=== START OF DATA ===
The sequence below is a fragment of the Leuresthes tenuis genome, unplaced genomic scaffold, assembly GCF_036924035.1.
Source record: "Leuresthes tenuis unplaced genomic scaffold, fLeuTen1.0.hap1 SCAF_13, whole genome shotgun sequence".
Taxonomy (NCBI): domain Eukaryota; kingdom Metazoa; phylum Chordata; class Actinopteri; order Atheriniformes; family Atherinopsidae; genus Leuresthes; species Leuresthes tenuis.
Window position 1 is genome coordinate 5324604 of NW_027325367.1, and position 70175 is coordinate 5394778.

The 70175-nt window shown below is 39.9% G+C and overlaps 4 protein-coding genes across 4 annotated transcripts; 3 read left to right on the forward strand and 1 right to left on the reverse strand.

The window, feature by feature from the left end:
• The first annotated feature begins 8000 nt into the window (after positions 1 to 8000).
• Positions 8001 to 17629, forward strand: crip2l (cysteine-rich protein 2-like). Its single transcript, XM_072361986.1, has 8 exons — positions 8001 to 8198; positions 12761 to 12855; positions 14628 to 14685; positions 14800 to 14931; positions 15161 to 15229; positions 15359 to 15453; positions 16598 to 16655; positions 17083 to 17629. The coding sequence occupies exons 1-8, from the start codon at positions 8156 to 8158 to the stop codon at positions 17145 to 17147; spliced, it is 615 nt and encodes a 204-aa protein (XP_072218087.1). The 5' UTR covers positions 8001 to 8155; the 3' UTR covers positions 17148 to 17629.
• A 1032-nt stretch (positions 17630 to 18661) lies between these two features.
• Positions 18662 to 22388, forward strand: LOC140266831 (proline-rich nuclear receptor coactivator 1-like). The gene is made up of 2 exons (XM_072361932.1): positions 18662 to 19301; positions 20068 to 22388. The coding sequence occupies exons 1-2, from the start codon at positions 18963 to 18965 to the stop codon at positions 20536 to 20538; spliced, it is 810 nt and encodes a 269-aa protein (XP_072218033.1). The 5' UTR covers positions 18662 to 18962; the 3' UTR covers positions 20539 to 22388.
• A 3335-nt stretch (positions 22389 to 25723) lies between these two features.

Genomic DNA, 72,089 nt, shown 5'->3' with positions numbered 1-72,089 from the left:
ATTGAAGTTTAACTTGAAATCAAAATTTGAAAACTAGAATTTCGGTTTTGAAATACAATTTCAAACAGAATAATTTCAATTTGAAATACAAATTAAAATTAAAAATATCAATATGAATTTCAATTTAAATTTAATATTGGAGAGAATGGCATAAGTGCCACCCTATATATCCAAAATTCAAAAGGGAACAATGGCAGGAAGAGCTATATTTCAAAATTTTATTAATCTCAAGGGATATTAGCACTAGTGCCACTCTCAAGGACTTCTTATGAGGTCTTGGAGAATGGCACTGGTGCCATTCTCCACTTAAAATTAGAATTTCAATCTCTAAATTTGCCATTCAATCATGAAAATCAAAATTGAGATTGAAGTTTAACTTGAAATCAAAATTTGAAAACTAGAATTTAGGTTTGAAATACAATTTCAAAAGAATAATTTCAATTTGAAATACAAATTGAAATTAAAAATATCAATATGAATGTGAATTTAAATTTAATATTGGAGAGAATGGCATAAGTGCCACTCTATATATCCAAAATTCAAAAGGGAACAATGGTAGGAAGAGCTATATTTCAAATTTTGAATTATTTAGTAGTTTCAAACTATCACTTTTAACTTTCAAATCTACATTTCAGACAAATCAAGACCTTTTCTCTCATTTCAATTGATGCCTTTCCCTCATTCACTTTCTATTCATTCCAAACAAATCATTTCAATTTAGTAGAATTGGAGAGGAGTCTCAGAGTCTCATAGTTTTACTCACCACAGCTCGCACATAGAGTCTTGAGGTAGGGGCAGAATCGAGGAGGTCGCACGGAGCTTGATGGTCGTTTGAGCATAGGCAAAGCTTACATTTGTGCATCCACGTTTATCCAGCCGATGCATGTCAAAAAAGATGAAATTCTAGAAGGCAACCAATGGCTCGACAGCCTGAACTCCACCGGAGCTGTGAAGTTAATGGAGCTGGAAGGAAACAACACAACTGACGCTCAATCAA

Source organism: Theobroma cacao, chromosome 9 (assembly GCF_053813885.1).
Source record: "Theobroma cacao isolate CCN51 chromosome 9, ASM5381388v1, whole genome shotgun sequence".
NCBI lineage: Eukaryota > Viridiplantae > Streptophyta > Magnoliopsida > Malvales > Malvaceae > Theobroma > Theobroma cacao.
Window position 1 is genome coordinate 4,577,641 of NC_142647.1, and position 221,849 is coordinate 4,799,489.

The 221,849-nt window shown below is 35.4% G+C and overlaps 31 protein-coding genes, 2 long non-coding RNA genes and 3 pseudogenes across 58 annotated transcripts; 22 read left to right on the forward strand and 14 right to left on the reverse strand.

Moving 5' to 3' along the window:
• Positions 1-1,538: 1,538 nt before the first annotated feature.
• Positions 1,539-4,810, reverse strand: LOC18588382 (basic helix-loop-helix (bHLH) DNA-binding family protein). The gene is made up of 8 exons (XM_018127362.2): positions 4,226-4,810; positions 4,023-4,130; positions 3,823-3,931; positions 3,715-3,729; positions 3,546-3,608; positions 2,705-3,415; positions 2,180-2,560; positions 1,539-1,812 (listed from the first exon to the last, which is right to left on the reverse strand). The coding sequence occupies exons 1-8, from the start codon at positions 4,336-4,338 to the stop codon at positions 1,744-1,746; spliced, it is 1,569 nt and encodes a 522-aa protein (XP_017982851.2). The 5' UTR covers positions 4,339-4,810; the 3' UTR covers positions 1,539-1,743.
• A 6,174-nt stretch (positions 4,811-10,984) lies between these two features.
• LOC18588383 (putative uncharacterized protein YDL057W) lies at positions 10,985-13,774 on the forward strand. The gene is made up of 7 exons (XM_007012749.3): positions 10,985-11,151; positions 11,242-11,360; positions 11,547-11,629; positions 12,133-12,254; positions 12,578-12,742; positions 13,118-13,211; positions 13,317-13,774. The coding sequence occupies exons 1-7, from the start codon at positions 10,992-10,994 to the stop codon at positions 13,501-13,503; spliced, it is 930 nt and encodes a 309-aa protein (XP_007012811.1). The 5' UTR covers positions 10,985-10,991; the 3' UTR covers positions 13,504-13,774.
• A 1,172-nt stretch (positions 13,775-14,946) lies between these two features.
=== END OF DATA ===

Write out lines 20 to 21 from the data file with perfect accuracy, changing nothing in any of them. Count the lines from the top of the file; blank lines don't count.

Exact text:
• Positions 1-1,538: 1,538 nt before the first annotated feature.
• Positions 1,539-4,810, reverse strand: LOC18588382 (basic helix-loop-helix (bHLH) DNA-binding family protein). The gene is made up of 8 exons (XM_018127362.2): positions 4,226-4,810; positions 4,023-4,130; positions 3,823-3,931; positions 3,715-3,729; positions 3,546-3,608; positions 2,705-3,415; positions 2,180-2,560; positions 1,539-1,812 (listed from the first exon to the last, which is right to left on the reverse strand). The coding sequence occupies exons 1-8, from the start codon at positions 4,336-4,338 to the stop codon at positions 1,744-1,746; spliced, it is 1,569 nt and encodes a 522-aa protein (XP_017982851.2). The 5' UTR covers positions 4,339-4,810; the 3' UTR covers positions 1,539-1,743.